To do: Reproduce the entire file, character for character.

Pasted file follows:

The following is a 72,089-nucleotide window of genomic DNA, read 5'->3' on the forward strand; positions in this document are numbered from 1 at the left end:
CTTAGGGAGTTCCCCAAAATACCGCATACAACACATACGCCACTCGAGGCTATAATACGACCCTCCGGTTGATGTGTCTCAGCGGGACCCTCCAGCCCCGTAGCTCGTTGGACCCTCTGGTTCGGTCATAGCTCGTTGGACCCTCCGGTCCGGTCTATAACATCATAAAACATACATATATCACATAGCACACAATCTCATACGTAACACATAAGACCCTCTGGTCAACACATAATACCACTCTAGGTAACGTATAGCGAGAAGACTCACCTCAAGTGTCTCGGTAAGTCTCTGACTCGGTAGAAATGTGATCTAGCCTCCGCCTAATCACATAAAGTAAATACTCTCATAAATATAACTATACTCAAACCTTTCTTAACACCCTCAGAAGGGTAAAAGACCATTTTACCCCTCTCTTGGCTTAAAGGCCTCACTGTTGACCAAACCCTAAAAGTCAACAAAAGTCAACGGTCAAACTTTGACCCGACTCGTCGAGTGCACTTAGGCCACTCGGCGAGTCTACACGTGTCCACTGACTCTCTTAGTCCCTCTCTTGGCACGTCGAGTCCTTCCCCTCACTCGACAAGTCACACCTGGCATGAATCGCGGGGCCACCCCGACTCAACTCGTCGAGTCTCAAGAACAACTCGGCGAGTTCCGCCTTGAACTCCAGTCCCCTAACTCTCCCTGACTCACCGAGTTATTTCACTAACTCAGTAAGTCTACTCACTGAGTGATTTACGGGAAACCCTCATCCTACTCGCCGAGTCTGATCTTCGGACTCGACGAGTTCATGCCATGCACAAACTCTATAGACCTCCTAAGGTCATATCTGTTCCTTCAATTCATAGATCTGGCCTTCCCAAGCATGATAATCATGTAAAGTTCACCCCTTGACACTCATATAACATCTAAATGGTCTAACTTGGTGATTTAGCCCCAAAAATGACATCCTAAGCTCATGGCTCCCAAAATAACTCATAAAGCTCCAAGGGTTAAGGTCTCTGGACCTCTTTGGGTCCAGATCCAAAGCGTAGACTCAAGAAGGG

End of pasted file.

The following is a 72,089-nucleotide window of genomic DNA, read 5'->3' on the forward strand; positions in this document are numbered from 1 at the left end:
CTTAGGGAGTTCCCCAAAATACCGCATACAACACATACGCCACTCGAGGCTATAATACGACCCTCCGGTTGATGTGTCTCAGCGGGACCCTCCAGCCCCGTAGCTCGTTGGACCCTCTGGTTCGGTCATAGCTCGTTGGACCCTCCGGTCCGGTCTATAACATCATAAAACATACATATATCACATAGCACACAATCTCATACGTAACACATAAGACCCTCTGGTCAACACATAATACCACTCTAGGTAACGTATAGCGAGAAGACTCACCTCAAGTGTCTCGGTAAGTCTCTGACTCGGTAGAAATGTGATCTAGCCTCCGCCTAATCACATAAAGTAAATACTCTCATAAATATAACTATACTCAAACCTTTCTTAACACCCTCAGAAGGGTAAAAGACCATTTTACCCCTCTCTTGGCTTAAAGGCCTCACTGTTGACCAAACCCTAAAAGTCAACAAAAGTCAACGGTCAAACTTTGACCCGACTCGTCGAGTGCACTTAGGCCACTCGGCGAGTCTACACGTGTCCACTGACTCTCTTAGTCCCTCTCTTGGCACGTCGAGTCCTTCCCCTCACTCGACAAGTCACACCTGGCATGAATCGCGGGGCCACCCCGACTCAACTCGTCGAGTCTCAAGAACAACTCGGCGAGTTCCGCCTTGAACTCCAGTCCCCTAACTCTCCCTGACTCACCGAGTTATTTCACTAACTCAGTAAGTCTACTCACTGAGTGATTTACGGGAAACCCTCATCCTACTCGCCGAGTCTGATCTTCGGACTCGACGAGTTCATGCCATGCACAAACTCTATAGACCTCCTAAGGTCATATCTGTTCCTTCAATTCATAGATCTGGCCTTCCCAAGCATGATAATCATGTAAAGTTCACCCCTTGACACTCATATAACATCTAAATGGTCTAACTTGGTGATTTAGCCCCAAAAATGACATCCTAAGCTCATGGCTCCCAAAATAACTCATAAAGCTCCAAGGGTTAAGGTCTCTGGACCTCTTTGGGTCCAGATCCAAAGCGTAGACTCAAGAAGGG